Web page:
Two Bristol Bay tribal groups have filed an amicus brief with the U.S. Supreme Court to counter Alaska Gov. Mike Dunleavy’s lawsuit against the U.S. Environmental Protection Agency’s Clean Water Act veto of the proposed Pebble mine in Southwest Alaska.
“EPA finalized Clean Water Act protections in Bristol Bay with the strong support of the people of our region and across Alaska,” said Russell Nelson, board chair of the Bristol Bay Native Corp. (BBNC), which has offices in Dillingham and Anchorage.
The EPA’s work in Bristol Bay, Nelson said, “is grounded in solid science and an important regulatory obligation to protect the invaluable salmon resource that has sustained our people since time immemorial.”
He also said in a Nov. 9 statement issued by BBNC and United Tribes of Bristol Bay (UTBB) that he found it “extremely disappointing” that the state “is seeking to prop up a mine proposal that science and federal administrations of both parties have roundly rejected.”
“BBNC and our shareholders will never back down from the fight for our water, our fish, our economy and our way of life,” he said.
While the majority of Alaskans have urged elected leaders to stop the mine, Dunleavy “is clearly on a reckless mission to defend this dead project regardless of the law, science and cost to Alaskans,” UTBB Executive Director Alannah Hurley said, adding that the governor is using limited state resources to pursue “an expensive and extremist lawsuit on behalf of a foreign mining company.”
“Gov. Dunleavy is completely out of touch with the people he claims to represent with this outrageous lawsuit,” she stated.
Litigation over the mine has been ongoing for over two decades. Proponents contend that the mine would provide many jobs and a boost to the economy of Southwest Alaska, benefitting both the region and the state.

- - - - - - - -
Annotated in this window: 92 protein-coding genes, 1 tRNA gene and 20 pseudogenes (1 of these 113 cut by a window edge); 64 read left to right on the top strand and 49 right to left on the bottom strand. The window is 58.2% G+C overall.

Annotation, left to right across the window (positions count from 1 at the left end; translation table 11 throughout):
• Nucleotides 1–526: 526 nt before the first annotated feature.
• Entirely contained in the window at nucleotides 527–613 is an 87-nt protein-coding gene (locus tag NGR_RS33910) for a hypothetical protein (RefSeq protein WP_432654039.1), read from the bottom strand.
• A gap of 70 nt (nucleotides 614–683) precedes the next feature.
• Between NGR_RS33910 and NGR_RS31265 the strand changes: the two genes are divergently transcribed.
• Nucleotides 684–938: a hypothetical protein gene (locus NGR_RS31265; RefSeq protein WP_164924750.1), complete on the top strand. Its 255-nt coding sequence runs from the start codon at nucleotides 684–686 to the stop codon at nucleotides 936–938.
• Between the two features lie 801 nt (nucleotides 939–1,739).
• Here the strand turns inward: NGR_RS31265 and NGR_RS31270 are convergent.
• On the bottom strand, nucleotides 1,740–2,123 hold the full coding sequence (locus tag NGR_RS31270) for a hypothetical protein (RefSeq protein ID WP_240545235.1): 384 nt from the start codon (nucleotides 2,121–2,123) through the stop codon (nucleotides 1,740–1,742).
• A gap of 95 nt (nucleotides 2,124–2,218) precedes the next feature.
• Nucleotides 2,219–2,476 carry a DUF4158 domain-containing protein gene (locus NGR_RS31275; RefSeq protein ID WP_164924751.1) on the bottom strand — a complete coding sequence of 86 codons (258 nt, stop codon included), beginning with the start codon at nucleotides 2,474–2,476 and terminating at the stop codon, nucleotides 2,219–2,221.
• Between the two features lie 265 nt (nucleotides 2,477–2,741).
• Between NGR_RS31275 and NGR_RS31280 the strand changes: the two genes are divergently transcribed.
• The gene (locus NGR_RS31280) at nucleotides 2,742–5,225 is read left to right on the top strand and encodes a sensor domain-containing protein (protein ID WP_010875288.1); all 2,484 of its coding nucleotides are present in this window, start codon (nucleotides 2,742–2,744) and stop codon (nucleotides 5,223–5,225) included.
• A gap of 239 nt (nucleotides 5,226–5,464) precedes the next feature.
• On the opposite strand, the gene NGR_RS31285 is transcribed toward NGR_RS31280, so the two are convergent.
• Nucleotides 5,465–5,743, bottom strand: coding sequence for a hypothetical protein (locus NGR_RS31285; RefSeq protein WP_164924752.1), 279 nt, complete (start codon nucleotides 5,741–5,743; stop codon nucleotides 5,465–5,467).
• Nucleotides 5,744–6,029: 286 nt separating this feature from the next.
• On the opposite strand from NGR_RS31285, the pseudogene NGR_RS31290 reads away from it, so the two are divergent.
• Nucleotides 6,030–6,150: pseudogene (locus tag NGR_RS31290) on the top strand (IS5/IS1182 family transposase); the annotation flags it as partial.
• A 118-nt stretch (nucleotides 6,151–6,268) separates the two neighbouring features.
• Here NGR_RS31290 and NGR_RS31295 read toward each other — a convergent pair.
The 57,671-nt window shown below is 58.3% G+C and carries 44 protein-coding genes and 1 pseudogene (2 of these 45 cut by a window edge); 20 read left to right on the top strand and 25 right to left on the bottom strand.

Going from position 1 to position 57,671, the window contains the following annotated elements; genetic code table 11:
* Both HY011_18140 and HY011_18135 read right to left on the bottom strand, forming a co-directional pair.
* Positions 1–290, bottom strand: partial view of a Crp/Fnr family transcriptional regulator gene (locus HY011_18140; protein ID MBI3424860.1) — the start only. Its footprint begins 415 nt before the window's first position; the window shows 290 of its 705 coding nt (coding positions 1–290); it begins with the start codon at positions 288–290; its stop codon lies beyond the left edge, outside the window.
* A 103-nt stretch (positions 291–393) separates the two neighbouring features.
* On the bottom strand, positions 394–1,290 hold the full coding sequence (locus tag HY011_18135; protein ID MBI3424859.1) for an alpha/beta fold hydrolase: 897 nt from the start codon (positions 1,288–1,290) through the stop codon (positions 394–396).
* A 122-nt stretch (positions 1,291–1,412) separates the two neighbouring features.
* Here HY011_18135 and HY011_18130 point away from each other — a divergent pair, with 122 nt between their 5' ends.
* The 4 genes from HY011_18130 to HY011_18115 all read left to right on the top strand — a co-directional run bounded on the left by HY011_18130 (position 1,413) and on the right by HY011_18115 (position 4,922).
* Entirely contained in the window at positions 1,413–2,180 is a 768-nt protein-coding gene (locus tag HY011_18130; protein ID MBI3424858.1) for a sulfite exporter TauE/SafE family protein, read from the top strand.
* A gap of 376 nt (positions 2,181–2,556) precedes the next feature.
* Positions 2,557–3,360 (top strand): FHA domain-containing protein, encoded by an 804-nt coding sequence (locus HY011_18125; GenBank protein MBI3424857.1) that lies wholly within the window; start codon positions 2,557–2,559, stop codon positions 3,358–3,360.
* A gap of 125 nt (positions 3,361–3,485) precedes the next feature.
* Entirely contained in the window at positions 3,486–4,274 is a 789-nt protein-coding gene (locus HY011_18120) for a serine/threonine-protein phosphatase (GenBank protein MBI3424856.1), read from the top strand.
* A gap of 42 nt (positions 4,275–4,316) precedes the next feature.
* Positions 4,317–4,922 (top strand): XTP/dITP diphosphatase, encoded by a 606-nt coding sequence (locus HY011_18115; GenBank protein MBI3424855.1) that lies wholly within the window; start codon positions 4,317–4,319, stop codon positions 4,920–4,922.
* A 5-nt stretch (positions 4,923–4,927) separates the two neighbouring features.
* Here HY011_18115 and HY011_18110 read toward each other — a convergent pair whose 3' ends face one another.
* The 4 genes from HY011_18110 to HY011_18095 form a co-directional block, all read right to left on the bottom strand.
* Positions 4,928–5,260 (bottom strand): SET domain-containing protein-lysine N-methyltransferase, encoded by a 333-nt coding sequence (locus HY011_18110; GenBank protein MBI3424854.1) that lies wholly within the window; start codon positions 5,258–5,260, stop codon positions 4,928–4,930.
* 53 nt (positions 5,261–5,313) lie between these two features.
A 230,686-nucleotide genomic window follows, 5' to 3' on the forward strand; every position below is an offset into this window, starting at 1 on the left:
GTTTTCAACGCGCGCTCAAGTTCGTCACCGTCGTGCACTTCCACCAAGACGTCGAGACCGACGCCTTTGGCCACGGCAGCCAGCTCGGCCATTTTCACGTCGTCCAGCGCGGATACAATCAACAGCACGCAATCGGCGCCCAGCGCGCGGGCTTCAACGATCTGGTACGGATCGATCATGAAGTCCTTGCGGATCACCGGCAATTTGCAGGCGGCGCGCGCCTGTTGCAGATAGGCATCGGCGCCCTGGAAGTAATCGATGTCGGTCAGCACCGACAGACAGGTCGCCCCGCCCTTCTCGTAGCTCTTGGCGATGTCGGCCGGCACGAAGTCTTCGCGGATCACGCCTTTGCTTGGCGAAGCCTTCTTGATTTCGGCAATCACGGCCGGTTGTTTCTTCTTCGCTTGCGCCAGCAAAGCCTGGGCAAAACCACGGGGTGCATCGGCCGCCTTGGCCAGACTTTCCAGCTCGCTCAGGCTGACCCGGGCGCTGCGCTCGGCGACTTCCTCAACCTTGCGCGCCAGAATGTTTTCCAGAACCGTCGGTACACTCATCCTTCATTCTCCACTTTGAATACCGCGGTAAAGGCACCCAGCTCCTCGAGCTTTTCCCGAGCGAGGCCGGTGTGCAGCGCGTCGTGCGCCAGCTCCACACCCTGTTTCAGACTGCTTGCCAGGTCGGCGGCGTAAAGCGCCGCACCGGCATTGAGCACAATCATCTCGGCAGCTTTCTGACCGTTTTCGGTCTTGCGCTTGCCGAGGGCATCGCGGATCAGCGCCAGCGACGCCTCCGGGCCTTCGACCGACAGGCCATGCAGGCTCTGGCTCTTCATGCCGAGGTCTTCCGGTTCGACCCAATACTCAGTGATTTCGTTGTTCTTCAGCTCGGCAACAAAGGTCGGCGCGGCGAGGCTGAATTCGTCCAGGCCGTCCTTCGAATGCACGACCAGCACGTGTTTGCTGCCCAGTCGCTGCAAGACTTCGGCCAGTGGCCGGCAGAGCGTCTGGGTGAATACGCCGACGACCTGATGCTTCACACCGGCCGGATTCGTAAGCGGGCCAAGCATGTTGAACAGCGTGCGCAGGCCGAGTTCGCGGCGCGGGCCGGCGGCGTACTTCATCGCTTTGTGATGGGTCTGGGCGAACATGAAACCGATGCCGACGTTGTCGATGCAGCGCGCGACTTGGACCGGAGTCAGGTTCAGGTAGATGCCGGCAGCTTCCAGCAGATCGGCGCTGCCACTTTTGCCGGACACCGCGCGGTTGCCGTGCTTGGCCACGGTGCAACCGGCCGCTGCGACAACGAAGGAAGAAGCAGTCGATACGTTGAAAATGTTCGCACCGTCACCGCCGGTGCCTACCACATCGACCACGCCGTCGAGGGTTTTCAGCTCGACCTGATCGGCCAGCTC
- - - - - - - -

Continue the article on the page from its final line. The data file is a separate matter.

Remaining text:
Opponents contend that the mine would have a devastating impact on the region’s multi-million-dollar salmon fishery, which includes commercial, sport and subsistence users, as well as on an broad swath of wildlife, including bears and eagles, that call the region home.
The Supreme Court is likely to decide by year’s end whether or not to hear the case.
The Dunleavy administration on July 26 announced that it would challenge the EPA’s decision barring the U.S. Army Corps of Engineers (USACE) from issuing a permit under Section 404 of the Clean Water Act. The permit would have governed 309 square miles of state land in Southwest Alaska where the Pebble Partnership, a subsidiary of Hunter Dickenson Inc., a global mining group based in Vancouver, B.C., seeks to build a copper, gold and molybdenum mine.
The tract abuts the Bristol Bay watershed.
The state’s brief contends that Alaska is constitutionally required to develop its natural resources for residents who might benefit.
“Alaska is responsible for utilizing, developing and conserving all the state’s natural resources for the maximum benefit of its people,” Dunleavy said. “Bureaucrats in Washington D.C. are exercising unbridled and unlawful power to choke off any further discussion on this important decision affecting so many Alaskans.”
The state’s brief seeks a declaration that the EPA’s veto is unlawful and an order setting it aside. Alternatively, the brief said, the state seeks damages for a breach of contract and just compensation.